Why Sandor Scher Loves 'Old Things'
Sandor Scher owns “old things.” He's got a 1986 Mercedes 560SL, a 1940 ULH Harley Davidson Flathead and a Little White House. It's that last item that's garnered Sandor an award from Dade Heritage Trust for his love of—or more specifically, preservation of—old things.
Last week, Sandor of Claro Development was honored by the organization for his work on preserving 241 28th St, a small circa-1930's house that stands out along A1A's beachfront condo towers and modern buildings, and converting it into a contemporary small apartment building. That's just the latest of Sandor's preservation efforts. His firm, with partner Ray Lastra, is the go-to for many historic hotel owners who want to turn 20th-century Collins Avenue relics into modern luxury hotels without losing their soul to modernity.
Sandor forged his career as a developer in NYC working with the Cosi restaurant chain. But it was love that brought him to Miami (he and his now-wife, Stephanie, have three children), and with that a career change into the hospitality industry. Owner of The Standard Hotel in Miami, Andre Balaz, tapped Sandor to renovate The Standard on Ocean Drive into a first-rate boutique, including a Turkish spa. From there, Claro Development was off and running and has been involved in such renovation projects as SoHo Beach House, Shelborne Miami, The Peter Miller Hotel and The Raleigh Hotel.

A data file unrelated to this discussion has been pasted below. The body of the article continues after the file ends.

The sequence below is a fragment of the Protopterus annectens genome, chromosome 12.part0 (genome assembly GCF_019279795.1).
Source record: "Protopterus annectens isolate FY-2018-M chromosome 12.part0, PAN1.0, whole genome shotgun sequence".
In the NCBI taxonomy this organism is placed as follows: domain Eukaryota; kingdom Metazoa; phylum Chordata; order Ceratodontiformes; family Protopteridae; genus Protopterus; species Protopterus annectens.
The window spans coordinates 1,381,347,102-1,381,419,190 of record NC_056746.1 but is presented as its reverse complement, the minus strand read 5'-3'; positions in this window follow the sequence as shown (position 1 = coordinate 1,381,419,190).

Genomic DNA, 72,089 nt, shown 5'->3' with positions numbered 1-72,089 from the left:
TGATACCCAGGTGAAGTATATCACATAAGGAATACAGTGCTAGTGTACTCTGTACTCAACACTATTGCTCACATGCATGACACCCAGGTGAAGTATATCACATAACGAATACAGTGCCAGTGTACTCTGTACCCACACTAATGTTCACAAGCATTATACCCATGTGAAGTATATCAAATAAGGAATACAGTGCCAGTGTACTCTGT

We met up with Sandor at The Raleigh, which is about to undergo yet another major renovation with the latest owners (who include David Pisor and Tommy Hilfiger--yes, that Hilfiger). The plan, Sandor says, is to harken back to the “glamour and heyday of Miami Beach in the 1940s." But with modern luxuries, of course, such as rooftop spa and a executive club membership program. As for the pool, designed originally to look like Sir Walter Raleigh's crest? “We won't touch the pool,” he says, staying true to preserving old things.
When it comes to historic renovations, Sandor calls it “a little bit of a black art,” saying that he “peels back and looks at the DNA” of a property to see what belongs and what doesn't. At times, that could mean properties will get a complete makeover that razes all but the necessary bones. For instance, Claro is redeveloping The Greystone for Vos Hospitality (above). Doing so, Claro is preserving the facade of the building while razing everything behind it, a sort of Face/Off for hotels.
“I have an appreciation for where we come from, and I think that the past does inform our future,” Sandor says, showing us the current renovation work of The Lennox Hotel (formerly The Peter Miller). He says his philosophy is to capture the character and scale of a property, but also—and as he says, most importantly—become part of the local community. “If a hotel can truly ingrain itself in a community that it's in, that's truly the hallmark of a hotel. You're not just building a hotel for someone who comes to Miami and wants a place to stay. It's got to be for the community as well. That is one of my guiding principles.”
Sandor also is gambling on a major renovation of his own. He's attempting to convince the Miami Beach City Commission to approve an Ocean Terrace overlay, zoning for a block of aging retail and hotel properties, to allow for maximum heights of 235 feet for residential and 125 feet for hotel development on the site of his proposed Ocean Terrace project. The overlay is one component of a revamped Ocean Terrace Redevelopment Plan aimed at bringing a mixed-use development to activate the area, while preserving the historic Broadmoor and Ocean Surf Hotels and maintaining the scale and massing of buildings on Collins Avenue and Ocean Terrace. The commission is set to vote on his proposal on May 11.